Blackjack basic strategy is important. Playing exactly according to basic strategy, at a table with decent rules, can reduce the house's edge against a blackjack player to half of a percent. This makes blackjack one of the best games on the casino floor, especially for advantage gamblers.
If you're the type of player that just can't handle even a -0.5% return, overcome the long term with these three basic card-counting tactics.
Remember that there is no way to consistently beat the house besides gaining an advantage through keeping track of the cards removed from play. Whether you're new to the game and just want a leg up on the casino or a person who has been using a basic card count for years, the methods below will help you improve your odds against the house.
An advanced basic strategy will help you step your blackjack game up and reduce the casino's edge from that 0.5% mark to something a little closer to a positive expectation. Your results will vary based on how well you learn and apply the tactic.
This method requires you learn basic game strategy first. After that, you're instructed in how to pay attention to the cards showing on the game table. The idea is to gain insight into the number of high-value versus low-value cards remaining in the shoe.
Some writers call this process "counting the table" in order to differentiate it from a traditional card counting practice. Though you won't be keeping the kind of complex count that made the MIT blackjack team famous, you are essentially engaging in card-counting by following this method.
How does it work? Simply take stock of the exposed cards for every hand at the table, all players and the dealer. Start by counting the number of ten-point cards ("high cards") and the cards worth between two and five points ("low cards"). This count is really simple because there are an equal number of these high and low cards in every deck.
Players are at an advantage when the deck is rich with high-value cards – when a lot of low cards are exposed. If six or more high-value cards are exposed, the deck is less favorable for the player. This method works in other situations, as well.
For example, imagine you hold a ten and a six against a dealer's face card. This is one of the toughest hands in the game – going by basic strategy, you would always take a hit. It's a tough call, because only a four or a five will make your hand competitive against the high likelihood that the dealer's second card will be worth ten points.
If you're keeping an advanced basic count, you'll have a good impression on the likelihood that the dealer's second card will be worth ten points. If your simple count shows at least six or more low-value cards compared to high-value cards, you should buck basic strategy and stand on sixteen. The fact that the table is rich with low cards means your odds of drawing that four or five are significantly low.
The Hi-Lo system is widely-recognized as the simplest of the traditional card counting methods. This method is easy to learn, fairly easy to put into practice, and very effective at the tables.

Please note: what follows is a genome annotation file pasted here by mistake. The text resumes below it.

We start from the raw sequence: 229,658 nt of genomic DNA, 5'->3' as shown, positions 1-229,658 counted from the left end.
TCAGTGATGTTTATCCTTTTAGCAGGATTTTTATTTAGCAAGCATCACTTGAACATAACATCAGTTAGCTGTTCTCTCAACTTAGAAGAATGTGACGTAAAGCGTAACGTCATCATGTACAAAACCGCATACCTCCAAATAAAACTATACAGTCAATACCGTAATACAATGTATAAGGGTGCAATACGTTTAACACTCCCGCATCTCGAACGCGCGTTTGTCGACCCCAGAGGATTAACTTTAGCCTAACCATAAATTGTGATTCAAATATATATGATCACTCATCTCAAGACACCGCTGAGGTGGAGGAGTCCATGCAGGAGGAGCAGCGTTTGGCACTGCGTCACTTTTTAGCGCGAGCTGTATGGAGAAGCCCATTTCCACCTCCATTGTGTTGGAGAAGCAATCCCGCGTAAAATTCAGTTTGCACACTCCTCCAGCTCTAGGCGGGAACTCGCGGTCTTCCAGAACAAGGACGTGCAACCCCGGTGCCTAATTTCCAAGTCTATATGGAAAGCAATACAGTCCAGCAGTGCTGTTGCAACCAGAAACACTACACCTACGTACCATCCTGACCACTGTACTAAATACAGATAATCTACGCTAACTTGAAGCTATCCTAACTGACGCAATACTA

Because every blackjack shoe is made up of a finite number of cards, and because rounds of the game are dependent events (provided the casino doesn't shuffle after every hand), you can gain an advantage by knowing what cards are left in the shoe.
If you know when the house edge is at its lowest (when the cards that favor the house are in a significant minority), you know when to increase your bets. The opposite is true, too – you can limit your risk by betting small when the shoe favors the house.
The Hi-Lo system is based on two facts: each time a two, three, four, five, or six is removed from play, the player benefits, and each time a ten, jack, queen, king, or ace is removed from play, the house benefits.
To use this method, start in your head with a total of zero. Every time a two, three, four, five, or six is removed from play, add one to your total. Every time a ten, jack, queen, king, or ace is removed from play, subtract on from your total.
If you're keeping a good count, the amount that your total is positive tells you how much the deck is in your favor, and the amount that your total is negative tells you how much the deck is against you. Conservative Hi-Lo counters start increasing their wagers at a total of +2.
Though a system liked Advanced Omega II does require an advanced understanding of the game (and a head for quick calculations), it can still be called a simple system. That's because the system greatly improves your knowledge of the true house edge by adding a single step to traditional count tactics. Once you've advanced past Hi-Lo, consider a system like this.
What makes Advanced Omega II different? For starters, every card has a positive or negative value. Unlike the Hi-Lo and other simpler counts, which only require you to keep track of nine cards that can either be +1 or -1, this system gives every card one of five values, from -2 to +2.
This value system makes Advanced Omega II more complex than Hi-Lo. But to improve your ability against the house with card counting, you'll simply have to learn a more complicated system.
Another big difference between advanced tactics like this one and the simpler methods described above – you have to track aces two different ways. During regular play, aces are worth 0 in the Advanced Omega II count. Proper use of this system means keeping separate track of how many aces are still in the shoe.
Knowledge of remaining aces means knowledge of your likelihood of drawing a natural. Using this method, players combine a more accurate overall count than Hi-Lo or Advanced Basic with knowledge of how ace-rich the shoe is at any given time and make their bets accordingly.